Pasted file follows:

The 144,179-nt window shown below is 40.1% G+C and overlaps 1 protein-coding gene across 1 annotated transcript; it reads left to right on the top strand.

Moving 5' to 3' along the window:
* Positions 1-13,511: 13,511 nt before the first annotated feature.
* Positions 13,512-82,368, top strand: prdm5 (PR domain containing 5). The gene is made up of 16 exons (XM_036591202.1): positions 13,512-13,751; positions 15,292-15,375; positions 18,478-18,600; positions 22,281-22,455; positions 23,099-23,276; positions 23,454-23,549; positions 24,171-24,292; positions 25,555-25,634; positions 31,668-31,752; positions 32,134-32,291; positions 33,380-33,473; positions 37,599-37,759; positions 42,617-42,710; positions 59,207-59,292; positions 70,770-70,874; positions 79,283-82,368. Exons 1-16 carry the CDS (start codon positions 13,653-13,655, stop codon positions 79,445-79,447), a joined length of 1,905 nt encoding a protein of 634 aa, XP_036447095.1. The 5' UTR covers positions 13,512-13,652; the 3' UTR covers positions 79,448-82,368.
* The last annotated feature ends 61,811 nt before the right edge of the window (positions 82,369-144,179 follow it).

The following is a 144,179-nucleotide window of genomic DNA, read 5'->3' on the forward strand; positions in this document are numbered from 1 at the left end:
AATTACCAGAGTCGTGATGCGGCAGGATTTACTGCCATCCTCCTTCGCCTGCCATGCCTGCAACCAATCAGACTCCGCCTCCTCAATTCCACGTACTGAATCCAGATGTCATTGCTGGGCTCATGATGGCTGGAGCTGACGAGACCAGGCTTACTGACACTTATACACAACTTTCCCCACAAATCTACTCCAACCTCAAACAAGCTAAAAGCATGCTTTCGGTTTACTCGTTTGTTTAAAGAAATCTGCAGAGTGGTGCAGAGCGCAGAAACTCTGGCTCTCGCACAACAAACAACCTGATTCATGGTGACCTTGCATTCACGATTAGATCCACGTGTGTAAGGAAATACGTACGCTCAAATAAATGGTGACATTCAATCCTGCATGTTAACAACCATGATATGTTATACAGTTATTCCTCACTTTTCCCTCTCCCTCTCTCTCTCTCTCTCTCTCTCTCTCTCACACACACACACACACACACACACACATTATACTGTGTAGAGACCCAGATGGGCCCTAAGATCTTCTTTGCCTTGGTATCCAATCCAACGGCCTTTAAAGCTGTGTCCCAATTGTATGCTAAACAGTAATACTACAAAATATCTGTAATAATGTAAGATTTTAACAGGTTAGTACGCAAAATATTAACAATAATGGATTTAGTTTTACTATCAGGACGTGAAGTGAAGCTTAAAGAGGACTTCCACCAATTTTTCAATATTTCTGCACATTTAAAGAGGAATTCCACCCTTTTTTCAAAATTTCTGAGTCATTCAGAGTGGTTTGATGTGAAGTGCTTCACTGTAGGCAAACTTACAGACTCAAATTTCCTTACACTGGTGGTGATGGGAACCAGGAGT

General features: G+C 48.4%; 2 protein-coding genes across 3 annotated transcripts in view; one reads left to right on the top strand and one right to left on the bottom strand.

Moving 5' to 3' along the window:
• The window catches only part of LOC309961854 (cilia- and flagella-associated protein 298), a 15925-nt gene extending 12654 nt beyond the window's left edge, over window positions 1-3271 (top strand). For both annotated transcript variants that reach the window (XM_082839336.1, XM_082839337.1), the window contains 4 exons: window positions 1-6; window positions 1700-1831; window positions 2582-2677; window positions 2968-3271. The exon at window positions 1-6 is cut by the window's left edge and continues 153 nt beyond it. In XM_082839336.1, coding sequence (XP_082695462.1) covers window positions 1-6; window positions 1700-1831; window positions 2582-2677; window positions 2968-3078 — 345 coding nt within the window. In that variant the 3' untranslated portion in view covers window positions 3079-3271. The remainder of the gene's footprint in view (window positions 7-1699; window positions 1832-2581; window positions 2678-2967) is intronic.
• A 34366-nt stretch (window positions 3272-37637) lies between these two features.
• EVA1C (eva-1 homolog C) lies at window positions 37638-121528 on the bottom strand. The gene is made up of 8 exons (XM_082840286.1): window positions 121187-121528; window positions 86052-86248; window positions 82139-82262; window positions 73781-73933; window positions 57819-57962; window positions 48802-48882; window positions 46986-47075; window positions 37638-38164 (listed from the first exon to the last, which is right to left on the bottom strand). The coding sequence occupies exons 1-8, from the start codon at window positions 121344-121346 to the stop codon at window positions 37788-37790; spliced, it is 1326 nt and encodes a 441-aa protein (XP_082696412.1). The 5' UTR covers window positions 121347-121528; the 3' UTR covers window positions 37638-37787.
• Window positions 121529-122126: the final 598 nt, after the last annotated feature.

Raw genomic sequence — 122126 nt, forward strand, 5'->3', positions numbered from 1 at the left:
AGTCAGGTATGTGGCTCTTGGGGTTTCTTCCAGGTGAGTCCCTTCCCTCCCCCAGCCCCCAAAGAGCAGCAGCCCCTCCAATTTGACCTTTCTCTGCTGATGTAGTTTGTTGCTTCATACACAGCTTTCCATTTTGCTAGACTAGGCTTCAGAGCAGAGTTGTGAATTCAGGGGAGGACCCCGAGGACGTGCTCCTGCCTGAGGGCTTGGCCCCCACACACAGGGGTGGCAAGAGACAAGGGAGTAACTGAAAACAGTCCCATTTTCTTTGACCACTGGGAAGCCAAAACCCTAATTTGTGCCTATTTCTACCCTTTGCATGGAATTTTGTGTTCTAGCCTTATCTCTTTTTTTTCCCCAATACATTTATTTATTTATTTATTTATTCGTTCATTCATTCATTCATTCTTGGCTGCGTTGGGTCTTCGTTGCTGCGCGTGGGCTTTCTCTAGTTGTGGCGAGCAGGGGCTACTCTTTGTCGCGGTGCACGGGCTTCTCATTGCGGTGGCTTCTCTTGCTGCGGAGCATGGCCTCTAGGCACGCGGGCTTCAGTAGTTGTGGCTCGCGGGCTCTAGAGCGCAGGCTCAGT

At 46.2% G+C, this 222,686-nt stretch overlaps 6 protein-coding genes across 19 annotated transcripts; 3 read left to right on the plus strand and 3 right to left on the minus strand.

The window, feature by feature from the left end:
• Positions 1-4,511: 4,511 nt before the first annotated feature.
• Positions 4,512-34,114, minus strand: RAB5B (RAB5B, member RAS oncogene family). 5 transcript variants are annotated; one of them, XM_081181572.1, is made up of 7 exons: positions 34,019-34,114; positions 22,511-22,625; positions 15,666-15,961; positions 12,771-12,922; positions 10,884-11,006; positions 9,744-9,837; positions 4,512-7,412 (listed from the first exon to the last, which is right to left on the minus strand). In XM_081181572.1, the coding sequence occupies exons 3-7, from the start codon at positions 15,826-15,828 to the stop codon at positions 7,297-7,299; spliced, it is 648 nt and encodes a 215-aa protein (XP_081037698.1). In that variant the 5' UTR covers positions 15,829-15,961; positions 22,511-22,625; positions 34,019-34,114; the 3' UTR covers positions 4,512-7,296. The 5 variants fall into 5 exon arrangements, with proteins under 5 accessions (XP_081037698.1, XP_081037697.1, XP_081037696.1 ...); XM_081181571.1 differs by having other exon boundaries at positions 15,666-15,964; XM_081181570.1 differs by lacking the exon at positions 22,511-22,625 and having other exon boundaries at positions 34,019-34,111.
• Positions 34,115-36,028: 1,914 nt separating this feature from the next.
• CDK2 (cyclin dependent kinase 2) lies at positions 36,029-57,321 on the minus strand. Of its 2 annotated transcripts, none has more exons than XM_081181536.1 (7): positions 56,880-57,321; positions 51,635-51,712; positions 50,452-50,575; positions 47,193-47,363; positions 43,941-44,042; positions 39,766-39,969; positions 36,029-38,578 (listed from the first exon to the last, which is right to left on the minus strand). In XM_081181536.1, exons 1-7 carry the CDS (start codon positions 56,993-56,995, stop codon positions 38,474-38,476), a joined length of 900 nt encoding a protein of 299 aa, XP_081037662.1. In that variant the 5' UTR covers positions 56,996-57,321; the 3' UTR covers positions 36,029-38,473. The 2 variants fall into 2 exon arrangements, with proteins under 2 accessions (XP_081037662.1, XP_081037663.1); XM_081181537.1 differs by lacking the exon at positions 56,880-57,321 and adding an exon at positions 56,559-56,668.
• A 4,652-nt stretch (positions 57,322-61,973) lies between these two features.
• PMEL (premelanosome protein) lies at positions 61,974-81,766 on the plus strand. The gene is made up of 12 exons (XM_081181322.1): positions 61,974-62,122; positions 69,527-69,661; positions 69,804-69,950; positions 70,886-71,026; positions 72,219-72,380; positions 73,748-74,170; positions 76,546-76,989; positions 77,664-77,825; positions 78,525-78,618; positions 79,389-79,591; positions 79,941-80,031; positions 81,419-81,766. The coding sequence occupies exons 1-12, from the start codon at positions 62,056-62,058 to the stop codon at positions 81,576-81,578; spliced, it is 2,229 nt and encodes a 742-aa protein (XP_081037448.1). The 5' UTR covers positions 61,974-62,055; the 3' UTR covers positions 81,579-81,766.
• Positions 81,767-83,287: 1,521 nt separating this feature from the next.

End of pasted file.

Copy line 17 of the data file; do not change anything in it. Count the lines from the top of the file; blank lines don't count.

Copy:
The window, feature by feature from the left end: